The Sample: Ahmad Jamal Trio - ‘I Love Music’ (1970)

Anyone who knows anything about jazz music beyond Miles and Coltrane will tell you that Ahmad Jamal is one of the greatest pianists ever, hands down. Whether it was 'At The Pershing – But Not For Mein 1958 or 'The Awakeningin 1970, Jamal had a way of finding his voice through his fingers. He wasn’t as disjointed as Thelonious Monk nor as tip-toe as Bill Evans, but just as powerful as both. He could pound the keys as if he had fingers of rock or he could flutter a phrase like a feather in the wind. This elasticity of style is what led esteemed jazz critic Stanley Crouch to claim that “no single artist after the great alto saxophonist [Charlie Parker] has been more important to the development of fresh form in jazz than Ahmad Jamal.”

The breadth of his innovation is apparent in what is probably his greatest album, the Ahmad Jamal Trio's  'The Awakening' on Blue Note. On 'I Love Music,' it’s as if every single utterance of the keys could be transformed into a loop. At the start it sounds like a classical piece before he swoons his way towards a jazzier, free-flowing technique. The way he carves out small sections of the song to indulge in his improvisatory whim makes the song stretch out into eternal paradise.

Flip 1: Nas - 'The World Is Yours'

Pete Rock is a magician. He can isolate one sound, be it a bassline or a snare or a vocal sample, put a filter on it and expand that sound into an entire atmosphere. Here the flip is doubly impressive. Not only does he do what's described above, but he makes it happen with a faint piano riff at the 4:58 mark. The way Jamal plays it, it's almost an afterthought, like drifting smoke after a forest fire. Pete Rock claims he made Nas's 'The World Is Yours' in less than ten minutes. If he had the same laissez-faire attitude in making the beat that Jamal sounds like he had in playing the keys, it's hard to tell.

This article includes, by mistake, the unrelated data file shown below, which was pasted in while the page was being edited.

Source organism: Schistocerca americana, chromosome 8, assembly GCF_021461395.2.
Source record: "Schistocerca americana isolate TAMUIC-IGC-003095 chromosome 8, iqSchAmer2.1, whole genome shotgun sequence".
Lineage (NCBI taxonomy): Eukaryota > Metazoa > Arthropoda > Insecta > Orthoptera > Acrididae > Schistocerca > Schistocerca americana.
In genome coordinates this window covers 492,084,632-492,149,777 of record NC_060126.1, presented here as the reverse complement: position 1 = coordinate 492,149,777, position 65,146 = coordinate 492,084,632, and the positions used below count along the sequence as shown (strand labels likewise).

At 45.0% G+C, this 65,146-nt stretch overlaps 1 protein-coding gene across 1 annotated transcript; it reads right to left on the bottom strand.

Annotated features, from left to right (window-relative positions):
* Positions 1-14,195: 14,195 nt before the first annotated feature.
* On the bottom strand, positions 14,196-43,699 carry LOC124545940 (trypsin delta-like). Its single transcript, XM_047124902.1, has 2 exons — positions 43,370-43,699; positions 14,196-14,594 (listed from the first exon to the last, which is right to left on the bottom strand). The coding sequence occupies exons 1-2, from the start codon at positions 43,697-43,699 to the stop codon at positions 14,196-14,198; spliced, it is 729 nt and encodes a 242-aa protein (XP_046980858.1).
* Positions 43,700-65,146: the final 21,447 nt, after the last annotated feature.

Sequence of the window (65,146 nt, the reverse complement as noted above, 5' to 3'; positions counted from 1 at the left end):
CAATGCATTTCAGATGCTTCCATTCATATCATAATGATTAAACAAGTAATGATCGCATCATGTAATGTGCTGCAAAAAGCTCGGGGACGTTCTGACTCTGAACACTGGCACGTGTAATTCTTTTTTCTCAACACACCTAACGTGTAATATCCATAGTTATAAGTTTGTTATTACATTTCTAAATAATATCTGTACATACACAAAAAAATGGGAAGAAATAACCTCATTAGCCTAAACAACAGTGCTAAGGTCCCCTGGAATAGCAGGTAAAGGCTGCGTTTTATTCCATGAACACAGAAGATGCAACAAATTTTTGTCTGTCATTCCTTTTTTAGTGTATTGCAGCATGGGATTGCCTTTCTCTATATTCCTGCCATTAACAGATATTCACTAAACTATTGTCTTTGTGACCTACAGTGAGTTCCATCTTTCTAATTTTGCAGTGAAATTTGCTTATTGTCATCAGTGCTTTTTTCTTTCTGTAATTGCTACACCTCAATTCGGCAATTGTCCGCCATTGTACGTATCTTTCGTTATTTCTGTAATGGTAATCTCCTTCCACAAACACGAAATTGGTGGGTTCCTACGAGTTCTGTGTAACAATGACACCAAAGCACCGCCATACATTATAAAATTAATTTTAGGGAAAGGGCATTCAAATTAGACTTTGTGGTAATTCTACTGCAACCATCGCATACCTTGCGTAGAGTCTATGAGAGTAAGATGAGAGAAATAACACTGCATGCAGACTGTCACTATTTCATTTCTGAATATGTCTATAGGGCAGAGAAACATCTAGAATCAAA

Flip 2: Blu & Exile - 'Maybe One Day'

Fast forward a minute of the Ahmad Jamal song and you find our second sample from Blu and Exile's second album, 'Give Me My Flowers While I Can Still Smell Them.' Exile's sample is more punchy, as he chopped up the individual keys that Jamal plays with more conviction at the 6:01 mark. You can hear Exile drown the chops in reverb at the start of the song, which serves to isolate and introduce the sample that's woven underneath the beat that soon drops.

The beauty in all this is how three different musicians manipulate their instruments to come up with beautiful sounds. 'I Love Music' is littered with more sample-ready opportunities than a Chinese buffet. Pete found a quick, soft sample that he looped to perfection, while Exile found heavier sounds to split up. Exile might have done more manipulation to the Jamal song by chopping up each note to play separately on a drum pad, but come on. Pete Rock wins this by a landslide. That beat, thanks to that piano loop, is forever embedded in hip-hop's collective consciousness. DJ Premier might have flipped yet another part of Jamal's classic the best with Jeru the Damaja's 'Me Or The Papes,' but that's another chapter. And don't forget Q-Tip's timeless mix of 'The World Is Yours,' too.